Another interesting building to visit is the tower of the Red Abbey, the only structure in Cork which has survived since medieval times. It was originally an Augustinian friary founded in the late 13th or early 14th century. All that remains today of the structure is the bell tower of the abbey's church. Cork City Council is restoring the Red Abbey which is listed as a national monument.
As the light faded on my last day I climbed up to Elizabeth Fort, a 17th century ‘star fort’ just off Barrack Street. Originally built as a defensive fortification outside the city walls, the city eventually grew around the fort, and it took on various other roles - including use as a military barracks, prison, and police station. A portion of the fort is still open to the public, and from its walls it offers some of the best views of the city – one of the finest ways to remember my stay.
Before returning to the airport I detoured to visit Blarney Castle which is seven kilometers northwest from Cork city. Blarney Castle was built nearly 600 years ago by one of Ireland’s greatest chieftains, Cormac MacCarthy. Over the last few hundred years, millions have flocked to Blarney, making it a world landmark and one of Ireland’s greatest treasures. Now that might have something to do with the Blarney Stone, the legendary Stone of Eloquence, found at the top of our Tower. Kiss it and you’ll never again be lost for words – it must be why people tell me I talk so much.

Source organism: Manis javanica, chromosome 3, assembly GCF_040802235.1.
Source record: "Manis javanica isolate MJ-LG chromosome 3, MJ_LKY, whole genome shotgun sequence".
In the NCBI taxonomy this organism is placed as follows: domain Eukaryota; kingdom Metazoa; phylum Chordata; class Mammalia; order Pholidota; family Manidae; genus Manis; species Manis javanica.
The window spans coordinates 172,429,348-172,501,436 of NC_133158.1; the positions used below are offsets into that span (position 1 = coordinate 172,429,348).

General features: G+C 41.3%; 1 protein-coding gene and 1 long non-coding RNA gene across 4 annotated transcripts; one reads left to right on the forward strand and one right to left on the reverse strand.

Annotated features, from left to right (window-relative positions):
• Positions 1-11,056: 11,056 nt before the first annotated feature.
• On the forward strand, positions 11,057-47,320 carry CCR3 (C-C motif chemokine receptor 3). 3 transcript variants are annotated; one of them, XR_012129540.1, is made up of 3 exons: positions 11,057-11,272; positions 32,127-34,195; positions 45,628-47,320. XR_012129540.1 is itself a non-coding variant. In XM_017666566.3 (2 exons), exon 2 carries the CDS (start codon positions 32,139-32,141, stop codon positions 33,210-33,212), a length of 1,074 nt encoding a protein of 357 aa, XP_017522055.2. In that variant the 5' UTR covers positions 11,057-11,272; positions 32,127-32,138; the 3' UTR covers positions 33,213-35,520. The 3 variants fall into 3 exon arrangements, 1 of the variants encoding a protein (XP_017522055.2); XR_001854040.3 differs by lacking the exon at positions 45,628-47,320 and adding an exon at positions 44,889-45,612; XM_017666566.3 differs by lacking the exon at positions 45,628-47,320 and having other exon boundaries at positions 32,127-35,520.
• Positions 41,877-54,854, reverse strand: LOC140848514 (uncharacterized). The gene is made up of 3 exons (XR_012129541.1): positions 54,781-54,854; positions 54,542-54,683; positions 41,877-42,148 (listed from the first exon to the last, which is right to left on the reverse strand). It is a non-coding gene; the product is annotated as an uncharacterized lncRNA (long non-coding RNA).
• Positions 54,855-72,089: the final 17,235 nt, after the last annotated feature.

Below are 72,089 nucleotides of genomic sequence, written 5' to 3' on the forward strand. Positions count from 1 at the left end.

There are a variety of reasons to visit Cork, including searching for long lost relatives and none better than a good pint of Guinness and some oysters. However, with a bit of forward planning, a pair of sturdy shoes and an appreciation of a fine European city you’ll walk away knowing that in this part of Ireland, lots of Irish eyes are smiling just at you.
Church of St Peter and Paul
The Presbytery, 35, Paul Street
Cork Butter Museum
Cork English Market
Cork City Gaol
Cork Opera House
Cork Public Museum
Crawford Art Gallery
Saint Fin Barre’s Cathedral
University College Cork
Garnish House, Western Road
Download iWalks brochures using the following link: www.discoverireland.ie/cork
Shane Boocock flew to Europe courtesy of Etihad Airways in their wonderful Pearl Business Class flat bed service from Sydney to Manchester via Abu Dhabi, go to: www.etihadairways.com and was hosted and flew to Ireland from the UK courtesy of Tourism Ireland (NZ), go to: www.discoverireland.co.nz